Beating Mumbai’s crazy traffic, I made it just in time to attend Sona Mohapatra’s Sufi-rock concert, aptly titled ‘Songs for the Beloved’. The breezy amphitheatre proved to be a pleasant change from the hustle-bustle of commercial Mumbai. Settling myself in the first row, I had an animated conversation with a fellow member of the audience, Ms. Alice, who “just loved Sona’s idea of music”.
Bang on schedule, Sona dazzled onto the stage against the backdrop of some soul-stirring music. Clad in a fusion self-cut sari and Rockstar-boots, she stayed true to the essence of the concert. (Post-concert, I did ask her whether this was deliberate. She said, ‘Not really. This is how I usually dress. Crazy and unique’.)
I was hooked.
In a near-trance, she belted out the 1st track ‘Aise Jaagi Re’, which set the tone for the evening. The songs performed were a mixture of her previous and forthcoming work.
Following this, she sung ‘Tere Ishq Nachaaya’ (my new personal favorite). Boy! I was mesmerized! Oblivious to everyone, she imbibed the rhythm and gyrated to the song. If you think I’m exaggerating, take a look:
After a thundering round of applause, Sona welcomed her audience by crooning a modified version of her famous song ‘Aaja Ve’. Describing it as “a call to the divine”, thus establishing an ‘intimate personal one-to-one’, she cried out to her beloved amidst a beautiful fusion of the dholak, guitars and the keyboard.
The sound of shakers led to her version of ‘Tori Soorat Ke Balihari’, written by the famous Indian poet Amir Khusrau. The song was relatively fast-paced during which she broke into a seemingly never-ending sargam. ‘Ma Dha Ni, Pa Ni Sa’.
I was incredibly annoyed with a famous singer’s concert happening at a hotel next door. The music was too loud and tended to overlap. Jumping like a bubbly school-going girl, Sona egged her audience to cushion the noise by singing along with her. At this point in time, a grass hopper landed on my head and refused to budge. Its attention was probably drawn towards the beautiful lady serenading the audience with ‘Nit Khair Mangna’, a Sufi track with a heavy infusion of the guitar. Eventually, I flicked it away!
Refusing to pause, ‘Dum Dum’ was next. Composed by Ram Sampath and written by a Chandigarh-based lyricist, Munna Dhiman, the song required the singer to oscillate between extreme pitches. Sona pulled it off effortlessly with her voice reverberating into the night.
An old, slow yet enchanting Rajasthani ‘Baadalaan’ ensued with heavy doses of the ghungroo and tremendous beats of the djembe. A welcome change indeed! The song was a heart-wrenching call for the return of one’s beloved. On a contrasting note, the slow and soothing melody, ‘Abhi Nahi Aana’ requested the lover to wait a while before coming back. Sona asked the audience if they had ever made such a declaration to their lover. I have, have you?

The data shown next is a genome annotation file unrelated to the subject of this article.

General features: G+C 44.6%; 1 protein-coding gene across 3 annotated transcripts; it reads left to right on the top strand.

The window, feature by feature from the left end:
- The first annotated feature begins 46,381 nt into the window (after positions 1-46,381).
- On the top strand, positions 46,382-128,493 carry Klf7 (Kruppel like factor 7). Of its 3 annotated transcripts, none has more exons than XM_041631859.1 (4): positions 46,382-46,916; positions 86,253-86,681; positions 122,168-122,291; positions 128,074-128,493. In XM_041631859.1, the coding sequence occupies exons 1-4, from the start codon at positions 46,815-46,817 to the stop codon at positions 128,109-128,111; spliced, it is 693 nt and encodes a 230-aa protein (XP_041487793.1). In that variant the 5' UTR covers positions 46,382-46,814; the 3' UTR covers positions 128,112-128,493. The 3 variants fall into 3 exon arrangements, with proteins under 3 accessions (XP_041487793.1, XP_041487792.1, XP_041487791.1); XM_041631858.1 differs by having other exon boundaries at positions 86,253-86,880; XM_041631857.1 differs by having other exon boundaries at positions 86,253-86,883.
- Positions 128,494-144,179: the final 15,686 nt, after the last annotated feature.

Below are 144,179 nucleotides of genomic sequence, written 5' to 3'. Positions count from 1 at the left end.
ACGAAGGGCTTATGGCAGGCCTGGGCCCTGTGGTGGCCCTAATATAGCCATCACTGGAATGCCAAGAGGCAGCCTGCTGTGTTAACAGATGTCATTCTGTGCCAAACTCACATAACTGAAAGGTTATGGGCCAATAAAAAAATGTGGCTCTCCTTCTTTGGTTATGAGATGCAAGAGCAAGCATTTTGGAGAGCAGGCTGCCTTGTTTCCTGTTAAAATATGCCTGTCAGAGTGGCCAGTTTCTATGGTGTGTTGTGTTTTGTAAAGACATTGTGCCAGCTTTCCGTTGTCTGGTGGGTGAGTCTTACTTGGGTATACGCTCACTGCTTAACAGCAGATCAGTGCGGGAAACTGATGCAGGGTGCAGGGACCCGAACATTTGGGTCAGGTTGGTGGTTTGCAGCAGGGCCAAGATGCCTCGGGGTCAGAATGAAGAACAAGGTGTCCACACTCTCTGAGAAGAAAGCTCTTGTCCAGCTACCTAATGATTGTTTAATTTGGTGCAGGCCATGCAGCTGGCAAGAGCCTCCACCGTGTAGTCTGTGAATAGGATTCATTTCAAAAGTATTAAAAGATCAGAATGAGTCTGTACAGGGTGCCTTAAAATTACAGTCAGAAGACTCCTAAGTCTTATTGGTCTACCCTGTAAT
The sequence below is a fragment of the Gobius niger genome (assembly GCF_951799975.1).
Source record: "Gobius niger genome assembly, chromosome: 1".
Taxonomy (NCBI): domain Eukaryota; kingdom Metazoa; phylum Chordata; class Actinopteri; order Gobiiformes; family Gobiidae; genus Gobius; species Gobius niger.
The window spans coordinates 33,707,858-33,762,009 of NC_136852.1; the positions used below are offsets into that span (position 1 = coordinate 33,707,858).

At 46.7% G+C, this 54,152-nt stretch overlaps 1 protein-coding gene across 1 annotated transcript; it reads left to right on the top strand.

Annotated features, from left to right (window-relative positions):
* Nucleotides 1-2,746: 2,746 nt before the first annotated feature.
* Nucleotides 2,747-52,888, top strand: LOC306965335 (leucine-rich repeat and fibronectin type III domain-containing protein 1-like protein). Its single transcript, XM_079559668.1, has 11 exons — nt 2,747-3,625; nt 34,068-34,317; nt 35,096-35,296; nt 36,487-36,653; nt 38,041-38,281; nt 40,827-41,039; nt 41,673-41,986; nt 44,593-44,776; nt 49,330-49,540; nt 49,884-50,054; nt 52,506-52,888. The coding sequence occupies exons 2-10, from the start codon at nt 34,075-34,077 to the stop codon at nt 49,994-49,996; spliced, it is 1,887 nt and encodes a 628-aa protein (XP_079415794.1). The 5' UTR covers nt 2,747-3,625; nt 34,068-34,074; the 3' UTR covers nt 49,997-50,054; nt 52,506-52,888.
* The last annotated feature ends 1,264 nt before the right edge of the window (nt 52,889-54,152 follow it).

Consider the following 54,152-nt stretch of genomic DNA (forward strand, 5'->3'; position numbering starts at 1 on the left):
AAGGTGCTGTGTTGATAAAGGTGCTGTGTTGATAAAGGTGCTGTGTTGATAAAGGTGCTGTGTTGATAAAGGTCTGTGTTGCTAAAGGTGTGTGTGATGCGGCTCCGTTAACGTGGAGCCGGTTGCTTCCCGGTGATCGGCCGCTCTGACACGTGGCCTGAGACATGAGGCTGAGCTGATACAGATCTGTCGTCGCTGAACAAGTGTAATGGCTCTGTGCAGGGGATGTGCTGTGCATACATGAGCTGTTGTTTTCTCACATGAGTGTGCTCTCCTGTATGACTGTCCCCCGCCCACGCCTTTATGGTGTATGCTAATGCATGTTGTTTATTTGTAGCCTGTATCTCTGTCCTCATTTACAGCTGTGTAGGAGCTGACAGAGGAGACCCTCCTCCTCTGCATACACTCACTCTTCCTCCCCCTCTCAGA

Sona sung ‘Gokula’, a song written by Soordas and originally rendered by her hero, the late Kumar Gandharva. If she wasn’t in a trance earlier, she was definitely in one now. The tremendous modulation of her powerful voice as she performed an enchanted dance was breathtaking. Bravo!
Featuring the poetry of Meerabai and composition of Ram Sampath, ‘Shaam Piya’ was next in line. According to Sona, generations of women have been inspired by Meerabai. A true icon of liberation, Meerabai sang fearlessly and danced publicly, despite existing in the land of purdah six centuries ago.
‘Barsai Badariya Sawan Ki’ had Sona sensuously swaying to the background score. Predominantly an instrumental track scattered with vocals, it gave rise to a dichotomy between Indian and Western music.
It was time for the grand finale. Sona dedicated her last performance of the evening to her family, specially mentioning her sister who, despite having battled an acute illness, had flown into Mumbai to surprise her. Amir Khusrau’s ‘Main Toh Piya Se Naina’, a “timeless song with a liberated interpretation of love which celebrated celestial love”, was performed amidst a chant of ‘Khusro Nizam Ke, Bali Bali Jai Hai’ by the audience. She surrendered herself to the music. Her energy was contagious. I could feel it oozing from her tall stature. Just as the song started to fade out, she jumped back with an extremely fast continuation of the aforementioned phrase.
And the curtains were drawn.
The completely-packed amphitheatre seemed to echo with the deafening applause that ensued.
Sona bowed graciously and exited the stage.
Vocals – Sona Mohapatra
Piano: Beven Nathan Fonseca
Drums – Manoj
Bass – Rushad
Guitars – Sanjoy Das & Hitesh
Percussions – Naitik
Photos and Video Credit: Shresht Poddar